Chris Mason/Assetz Capital.
Assetz Capital hires bank veteran as relationship director
The Manchester-based platform employs Chris Mason, who has worked at Barclays, Bank of Scotland and Handelsbanken.
Peer-to-peer small business lender Assetz Capital said it has hired a veteran banking broker as one of its relationship directors.
Chris Mason (pictured) will be tasked with boosting the business of the Manchester-based platform, by working with brokers to fund property developers with development finance, property investment, commercial mortgages and bridging loans. He will cover East Anglia, the East Midlands and London.
Mason, has worked in banking for 37 years, spending over two decades in various posts at Barclays. He later worked as a property finance new business director at the Bank of Scotland, and most recently switched to corporate banking at Germany’s Handelsbanken.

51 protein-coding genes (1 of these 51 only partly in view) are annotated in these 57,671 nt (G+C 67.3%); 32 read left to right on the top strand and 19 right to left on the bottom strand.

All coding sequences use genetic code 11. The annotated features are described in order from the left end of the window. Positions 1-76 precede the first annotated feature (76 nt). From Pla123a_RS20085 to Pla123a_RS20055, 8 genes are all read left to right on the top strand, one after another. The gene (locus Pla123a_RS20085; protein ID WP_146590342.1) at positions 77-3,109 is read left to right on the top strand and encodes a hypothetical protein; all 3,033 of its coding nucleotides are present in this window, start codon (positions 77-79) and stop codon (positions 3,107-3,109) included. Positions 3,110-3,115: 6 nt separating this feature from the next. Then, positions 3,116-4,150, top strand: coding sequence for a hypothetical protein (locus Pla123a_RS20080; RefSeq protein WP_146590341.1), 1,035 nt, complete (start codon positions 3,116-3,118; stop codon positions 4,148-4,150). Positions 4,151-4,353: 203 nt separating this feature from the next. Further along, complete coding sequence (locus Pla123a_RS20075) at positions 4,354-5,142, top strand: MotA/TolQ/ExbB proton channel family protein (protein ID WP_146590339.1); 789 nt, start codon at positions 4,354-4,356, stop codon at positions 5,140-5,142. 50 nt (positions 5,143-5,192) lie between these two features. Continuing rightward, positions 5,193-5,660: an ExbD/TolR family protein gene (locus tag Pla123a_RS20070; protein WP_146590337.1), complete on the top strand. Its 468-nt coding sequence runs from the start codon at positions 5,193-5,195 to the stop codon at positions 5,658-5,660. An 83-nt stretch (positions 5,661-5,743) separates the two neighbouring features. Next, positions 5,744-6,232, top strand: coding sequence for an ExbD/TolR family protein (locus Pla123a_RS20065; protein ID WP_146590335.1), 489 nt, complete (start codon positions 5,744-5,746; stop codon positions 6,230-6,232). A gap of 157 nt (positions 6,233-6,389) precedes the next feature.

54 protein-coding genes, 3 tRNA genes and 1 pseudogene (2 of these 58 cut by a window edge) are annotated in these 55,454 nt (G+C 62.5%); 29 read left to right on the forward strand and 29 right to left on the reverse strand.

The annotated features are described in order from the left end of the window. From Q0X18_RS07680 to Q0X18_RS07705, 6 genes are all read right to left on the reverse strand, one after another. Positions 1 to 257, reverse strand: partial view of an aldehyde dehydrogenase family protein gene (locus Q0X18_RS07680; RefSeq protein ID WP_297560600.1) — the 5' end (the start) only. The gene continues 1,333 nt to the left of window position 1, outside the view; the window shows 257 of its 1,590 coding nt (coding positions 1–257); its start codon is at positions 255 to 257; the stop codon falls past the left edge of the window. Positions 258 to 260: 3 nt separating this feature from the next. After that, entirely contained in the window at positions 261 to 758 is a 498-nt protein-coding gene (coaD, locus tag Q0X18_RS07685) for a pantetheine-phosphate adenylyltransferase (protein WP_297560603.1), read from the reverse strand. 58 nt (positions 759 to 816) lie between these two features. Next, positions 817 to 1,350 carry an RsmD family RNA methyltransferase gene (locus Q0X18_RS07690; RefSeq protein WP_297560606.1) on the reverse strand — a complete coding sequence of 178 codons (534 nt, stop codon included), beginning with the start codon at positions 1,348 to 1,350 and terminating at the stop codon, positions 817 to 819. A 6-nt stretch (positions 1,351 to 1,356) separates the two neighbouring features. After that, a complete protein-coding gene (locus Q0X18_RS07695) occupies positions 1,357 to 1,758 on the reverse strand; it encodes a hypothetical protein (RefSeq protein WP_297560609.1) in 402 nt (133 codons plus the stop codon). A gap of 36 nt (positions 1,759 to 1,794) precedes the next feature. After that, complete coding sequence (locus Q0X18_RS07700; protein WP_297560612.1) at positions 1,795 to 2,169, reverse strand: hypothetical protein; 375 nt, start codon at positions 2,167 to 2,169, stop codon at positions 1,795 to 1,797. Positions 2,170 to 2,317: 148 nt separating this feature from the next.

Mason said: “I am particularly keen to have the chance to help property developers and investors to realise their growth potential. My new role will allow me to have much greater flexibility when considering funding requests in comparison to the more traditional lenders.”
Assetz Capital founder and chief executive Stuart Law added: “Chris has spent many years working in the industry, and his experience in the commercial lending space will have a huge impact on our deal origination in the South, supporting customers with specific finance needs through their funding journey.”
Last month, Assetz Capital said it has funded 60 per cent more loans over the last 12 months than the previous five years combined, bringing the total amount it has lent to British businesses to £820m since it was founded seven years ago.
It added that 147 of the development finance deals it struck over the last 12 months, valued at £170m, led to the construction of 1,706 homes. It claims this amounts one in 100 of all new UK homes built during this period.
Alternative lending mushroomed in the aftermath of the 2008 financial crisis, when high-street banks scaled back their loans to small businesses, fearing defaults.